Tallahassee, FL —Governor Ron DeSantis’ assault on voting rights and attempts to eliminate Florida’s Black congressional districts has the Congressional Black Caucus preparing to hold a hearing in Tallahassee on April 13. The inquiry will help determine the next step in the fight against what is being described as an all-out assault on African American participation and representation in the political process.
DeSantis vetoed a legislative redistricting map that failed to dismantle a minority North Florida district held by US Representative Al Lawson. The governor is feuding with his own Republican lawmakers who resisted his plan while Lawson continued to call him out for waging an all-out “assault” on African Americans. “The fact that DeSantis justifies his goal to create racial disparities in congressional representation by citing the constitutional amendment created following the Civil War for the very purpose of remedying those same disparities is absurd and will be soundly rejected by any credible judge,” Lawson said.
In 2010, Ellen Freidin, who led the successful constitutional amendments 5 & 6 effort to prevent gerrymandering in Florida, pointed out that Governor DeSantis is in fact violating those laws. “Apparently, Gov. DeSantis believes that trampling on rights of minority voters and turning back the clock to ignore those rights will enhance his standing with Florida and national voters.’’ DeSantis has caused more chaos in the tumultuous redistricting process by trying to bully lawmakers into adopting his plans. Congresswoman Val Demings represents the other district DeSantis wants to undo. Demings is running for the US Senate against Republican incumbent Marco Rubio.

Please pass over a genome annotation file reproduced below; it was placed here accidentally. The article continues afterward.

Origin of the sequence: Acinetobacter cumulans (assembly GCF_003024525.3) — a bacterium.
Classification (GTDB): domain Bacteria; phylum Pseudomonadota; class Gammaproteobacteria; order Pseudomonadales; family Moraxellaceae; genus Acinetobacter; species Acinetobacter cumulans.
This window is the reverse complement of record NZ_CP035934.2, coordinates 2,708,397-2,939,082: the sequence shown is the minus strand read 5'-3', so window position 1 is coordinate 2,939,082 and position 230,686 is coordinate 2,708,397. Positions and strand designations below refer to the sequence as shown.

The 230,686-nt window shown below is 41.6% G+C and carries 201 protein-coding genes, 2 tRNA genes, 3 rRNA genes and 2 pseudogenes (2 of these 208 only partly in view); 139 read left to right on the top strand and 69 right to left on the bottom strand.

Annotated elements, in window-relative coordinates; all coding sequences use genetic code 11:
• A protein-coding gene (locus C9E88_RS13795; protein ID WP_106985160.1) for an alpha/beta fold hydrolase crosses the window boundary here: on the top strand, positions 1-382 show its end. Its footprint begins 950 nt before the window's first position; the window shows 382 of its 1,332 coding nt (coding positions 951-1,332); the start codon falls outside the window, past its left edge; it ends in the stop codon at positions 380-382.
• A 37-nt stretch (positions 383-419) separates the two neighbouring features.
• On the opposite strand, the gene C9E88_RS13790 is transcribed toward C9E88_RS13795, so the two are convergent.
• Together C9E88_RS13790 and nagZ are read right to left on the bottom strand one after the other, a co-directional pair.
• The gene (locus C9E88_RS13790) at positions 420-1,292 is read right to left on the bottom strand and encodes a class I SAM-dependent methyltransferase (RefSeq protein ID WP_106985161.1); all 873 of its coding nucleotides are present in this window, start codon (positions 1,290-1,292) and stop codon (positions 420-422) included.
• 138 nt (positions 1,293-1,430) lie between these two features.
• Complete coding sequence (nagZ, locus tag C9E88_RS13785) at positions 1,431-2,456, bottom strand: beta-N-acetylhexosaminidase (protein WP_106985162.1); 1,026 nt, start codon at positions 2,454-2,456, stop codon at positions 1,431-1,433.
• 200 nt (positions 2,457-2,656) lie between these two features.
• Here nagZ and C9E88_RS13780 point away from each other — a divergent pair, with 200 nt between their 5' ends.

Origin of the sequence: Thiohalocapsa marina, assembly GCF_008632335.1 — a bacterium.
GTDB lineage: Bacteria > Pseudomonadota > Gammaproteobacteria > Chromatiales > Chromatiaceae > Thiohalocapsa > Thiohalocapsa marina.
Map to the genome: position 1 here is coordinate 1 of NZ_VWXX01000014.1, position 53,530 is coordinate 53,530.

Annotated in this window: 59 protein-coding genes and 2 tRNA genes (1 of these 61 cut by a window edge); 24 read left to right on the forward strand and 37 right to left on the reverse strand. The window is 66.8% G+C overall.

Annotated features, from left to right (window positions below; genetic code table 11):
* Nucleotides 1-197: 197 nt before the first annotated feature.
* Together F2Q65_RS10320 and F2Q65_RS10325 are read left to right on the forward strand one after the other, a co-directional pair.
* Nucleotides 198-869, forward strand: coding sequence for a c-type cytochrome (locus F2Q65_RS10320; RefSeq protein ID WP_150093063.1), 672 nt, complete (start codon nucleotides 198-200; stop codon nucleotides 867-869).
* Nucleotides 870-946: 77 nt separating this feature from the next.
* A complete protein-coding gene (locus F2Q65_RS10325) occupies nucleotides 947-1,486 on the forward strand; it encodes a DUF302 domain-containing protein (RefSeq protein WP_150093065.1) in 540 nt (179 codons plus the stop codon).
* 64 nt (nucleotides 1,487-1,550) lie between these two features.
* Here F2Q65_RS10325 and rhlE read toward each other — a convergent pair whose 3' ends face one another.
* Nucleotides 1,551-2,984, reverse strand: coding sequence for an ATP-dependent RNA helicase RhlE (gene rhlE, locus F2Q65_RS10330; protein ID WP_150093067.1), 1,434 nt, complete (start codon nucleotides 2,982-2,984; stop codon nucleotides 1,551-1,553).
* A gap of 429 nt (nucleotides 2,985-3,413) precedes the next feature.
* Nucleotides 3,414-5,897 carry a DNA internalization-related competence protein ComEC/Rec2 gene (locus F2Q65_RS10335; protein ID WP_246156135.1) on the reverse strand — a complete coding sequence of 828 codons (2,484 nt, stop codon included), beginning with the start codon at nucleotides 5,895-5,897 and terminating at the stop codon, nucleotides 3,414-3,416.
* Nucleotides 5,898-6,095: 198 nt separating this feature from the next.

The governor has called a special session with hopes that the Republican state legislature draws maps to his liking. If not, the Florida Supreme Court will have to draw the district boundaries. Time is the enemy of the process now that the redo is necessary because candidates have no districts to run in.
Florida election law receives blistering rebuke and sanctions by federal judge
In a stunning ruling, federal Judge Mark Walker struck down several parts of Florida’s 2021 election law saying, parts were included “with the intent to discriminate against Black voters.” Florida is the first state among the nationwide republican effort to block plans that dilute and minimize the Black vote. The controversial law limits dropbox use of intimidating language in voter registration applications and prohibits handing out food or water in long lines to vote. After detailing Florida’s long history of impeding the Black vote, Judge Walker went even further by utilizing the Voting Rights Act preclearance that prohibits the state from making any changes to election law for 10 years without court approval.
Charlie Crist, the leading democrat challenging DeSantis has blasted the law and praised the court decision. “The real partisan political intent was clear, to suppress the votes of seniors and minorities. Today’s verdict is a win for our democracy and a loss for the DeSantis anti-voter agenda.”
DeSantis plans an appeal, but time is not on his side. The scathing 288-page decision raises serious questions about the law’s attempt to suppress Black voting rights.